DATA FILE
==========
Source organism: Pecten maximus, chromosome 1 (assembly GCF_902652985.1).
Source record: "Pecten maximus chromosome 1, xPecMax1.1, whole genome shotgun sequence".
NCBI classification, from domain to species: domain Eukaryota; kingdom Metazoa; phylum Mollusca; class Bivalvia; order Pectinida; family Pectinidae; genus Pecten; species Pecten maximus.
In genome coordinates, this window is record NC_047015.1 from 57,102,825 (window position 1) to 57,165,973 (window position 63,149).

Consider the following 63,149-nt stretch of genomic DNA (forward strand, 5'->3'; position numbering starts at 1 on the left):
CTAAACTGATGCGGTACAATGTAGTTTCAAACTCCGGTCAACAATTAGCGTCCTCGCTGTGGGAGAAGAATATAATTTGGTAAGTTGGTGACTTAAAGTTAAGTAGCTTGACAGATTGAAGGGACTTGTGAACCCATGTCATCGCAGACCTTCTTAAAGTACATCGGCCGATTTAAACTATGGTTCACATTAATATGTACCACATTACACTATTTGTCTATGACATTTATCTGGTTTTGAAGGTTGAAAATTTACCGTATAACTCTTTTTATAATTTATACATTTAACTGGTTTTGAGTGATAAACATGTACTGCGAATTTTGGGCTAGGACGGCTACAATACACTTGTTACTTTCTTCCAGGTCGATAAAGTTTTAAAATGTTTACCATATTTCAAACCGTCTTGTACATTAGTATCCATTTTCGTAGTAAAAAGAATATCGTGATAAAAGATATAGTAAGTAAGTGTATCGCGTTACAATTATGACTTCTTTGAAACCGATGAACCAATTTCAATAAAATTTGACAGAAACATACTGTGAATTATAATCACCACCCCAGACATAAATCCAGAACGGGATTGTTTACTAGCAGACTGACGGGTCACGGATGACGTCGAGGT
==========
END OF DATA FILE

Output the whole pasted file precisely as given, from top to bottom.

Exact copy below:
Source organism: Pecten maximus, chromosome 1 (assembly GCF_902652985.1).
Source record: "Pecten maximus chromosome 1, xPecMax1.1, whole genome shotgun sequence".
NCBI classification, from domain to species: domain Eukaryota; kingdom Metazoa; phylum Mollusca; class Bivalvia; order Pectinida; family Pectinidae; genus Pecten; species Pecten maximus.
In genome coordinates, this window is record NC_047015.1 from 57,102,825 (window position 1) to 57,165,973 (window position 63,149).

Consider the following 63,149-nt stretch of genomic DNA (forward strand, 5'->3'; position numbering starts at 1 on the left):
CTAAACTGATGCGGTACAATGTAGTTTCAAACTCCGGTCAACAATTAGCGTCCTCGCTGTGGGAGAAGAATATAATTTGGTAAGTTGGTGACTTAAAGTTAAGTAGCTTGACAGATTGAAGGGACTTGTGAACCCATGTCATCGCAGACCTTCTTAAAGTACATCGGCCGATTTAAACTATGGTTCACATTAATATGTACCACATTACACTATTTGTCTATGACATTTATCTGGTTTTGAAGGTTGAAAATTTACCGTATAACTCTTTTTATAATTTATACATTTAACTGGTTTTGAGTGATAAACATGTACTGCGAATTTTGGGCTAGGACGGCTACAATACACTTGTTACTTTCTTCCAGGTCGATAAAGTTTTAAAATGTTTACCATATTTCAAACCGTCTTGTACATTAGTATCCATTTTCGTAGTAAAAAGAATATCGTGATAAAAGATATAGTAAGTAAGTGTATCGCGTTACAATTATGACTTCTTTGAAACCGATGAACCAATTTCAATAAAATTTGACAGAAACATACTGTGAATTATAATCACCACCCCAGACATAAATCCAGAACGGGATTGTTTACTAGCAGACTGACGGGTCACGGATGACGTCGAGGT